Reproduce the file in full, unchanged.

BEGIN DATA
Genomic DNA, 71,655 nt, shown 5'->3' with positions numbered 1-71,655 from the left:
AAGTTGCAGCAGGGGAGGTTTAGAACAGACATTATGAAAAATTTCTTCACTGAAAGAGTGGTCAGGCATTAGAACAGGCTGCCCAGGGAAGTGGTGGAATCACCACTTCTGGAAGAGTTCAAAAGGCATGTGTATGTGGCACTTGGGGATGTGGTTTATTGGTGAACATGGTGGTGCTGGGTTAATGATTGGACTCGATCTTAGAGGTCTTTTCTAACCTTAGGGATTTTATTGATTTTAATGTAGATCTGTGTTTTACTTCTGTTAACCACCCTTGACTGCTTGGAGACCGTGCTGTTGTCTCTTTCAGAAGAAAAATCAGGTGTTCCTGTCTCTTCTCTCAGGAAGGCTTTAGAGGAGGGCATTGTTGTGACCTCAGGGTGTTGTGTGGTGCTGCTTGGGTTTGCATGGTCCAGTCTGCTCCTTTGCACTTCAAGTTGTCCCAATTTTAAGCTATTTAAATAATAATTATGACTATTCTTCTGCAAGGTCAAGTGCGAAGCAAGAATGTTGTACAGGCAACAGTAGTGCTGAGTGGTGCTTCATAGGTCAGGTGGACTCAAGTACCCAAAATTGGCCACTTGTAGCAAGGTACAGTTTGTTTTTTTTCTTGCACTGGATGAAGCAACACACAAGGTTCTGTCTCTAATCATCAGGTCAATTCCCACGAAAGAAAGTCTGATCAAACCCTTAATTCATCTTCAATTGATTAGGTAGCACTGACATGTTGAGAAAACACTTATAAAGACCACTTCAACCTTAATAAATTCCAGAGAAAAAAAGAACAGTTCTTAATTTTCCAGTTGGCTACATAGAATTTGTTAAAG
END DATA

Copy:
Genomic DNA, 71,655 nt, shown 5'->3' with positions numbered 1-71,655 from the left:
AAGTTGCAGCAGGGGAGGTTTAGAACAGACATTATGAAAAATTTCTTCACTGAAAGAGTGGTCAGGCATTAGAACAGGCTGCCCAGGGAAGTGGTGGAATCACCACTTCTGGAAGAGTTCAAAAGGCATGTGTATGTGGCACTTGGGGATGTGGTTTATTGGTGAACATGGTGGTGCTGGGTTAATGATTGGACTCGATCTTAGAGGTCTTTTCTAACCTTAGGGATTTTATTGATTTTAATGTAGATCTGTGTTTTACTTCTGTTAACCACCCTTGACTGCTTGGAGACCGTGCTGTTGTCTCTTTCAGAAGAAAAATCAGGTGTTCCTGTCTCTTCTCTCAGGAAGGCTTTAGAGGAGGGCATTGTTGTGACCTCAGGGTGTTGTGTGGTGCTGCTTGGGTTTGCATGGTCCAGTCTGCTCCTTTGCACTTCAAGTTGTCCCAATTTTAAGCTATTTAAATAATAATTATGACTATTCTTCTGCAAGGTCAAGTGCGAAGCAAGAATGTTGTACAGGCAACAGTAGTGCTGAGTGGTGCTTCATAGGTCAGGTGGACTCAAGTACCCAAAATTGGCCACTTGTAGCAAGGTACAGTTTGTTTTTTTTCTTGCACTGGATGAAGCAACACACAAGGTTCTGTCTCTAATCATCAGGTCAATTCCCACGAAAGAAAGTCTGATCAAACCCTTAATTCATCTTCAATTGATTAGGTAGCACTGACATGTTGAGAAAACACTTATAAAGACCACTTCAACCTTAATAAATTCCAGAGAAAAAAAGAACAGTTCTTAATTTTCCAGTTGGCTACATAGAATTTGTTAAAG